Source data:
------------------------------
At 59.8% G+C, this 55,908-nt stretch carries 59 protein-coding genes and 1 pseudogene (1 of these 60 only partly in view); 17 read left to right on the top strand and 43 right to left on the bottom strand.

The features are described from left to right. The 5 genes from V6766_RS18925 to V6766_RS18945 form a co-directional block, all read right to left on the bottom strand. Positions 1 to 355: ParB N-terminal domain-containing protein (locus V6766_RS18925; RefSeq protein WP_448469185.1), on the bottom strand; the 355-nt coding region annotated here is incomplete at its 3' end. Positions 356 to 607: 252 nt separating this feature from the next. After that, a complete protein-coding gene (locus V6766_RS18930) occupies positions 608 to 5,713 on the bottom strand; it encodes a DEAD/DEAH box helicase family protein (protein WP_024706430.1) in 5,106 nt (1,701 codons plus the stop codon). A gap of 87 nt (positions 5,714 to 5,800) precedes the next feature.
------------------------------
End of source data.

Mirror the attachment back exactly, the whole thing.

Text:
At 59.8% G+C, this 55,908-nt stretch carries 59 protein-coding genes and 1 pseudogene (1 of these 60 only partly in view); 17 read left to right on the top strand and 43 right to left on the bottom strand.

The features are described from left to right. The 5 genes from V6766_RS18925 to V6766_RS18945 form a co-directional block, all read right to left on the bottom strand. Positions 1 to 355: ParB N-terminal domain-containing protein (locus V6766_RS18925; RefSeq protein WP_448469185.1), on the bottom strand; the 355-nt coding region annotated here is incomplete at its 3' end. Positions 356 to 607: 252 nt separating this feature from the next. After that, a complete protein-coding gene (locus V6766_RS18930) occupies positions 608 to 5,713 on the bottom strand; it encodes a DEAD/DEAH box helicase family protein (protein WP_024706430.1) in 5,106 nt (1,701 codons plus the stop codon). A gap of 87 nt (positions 5,714 to 5,800) precedes the next feature.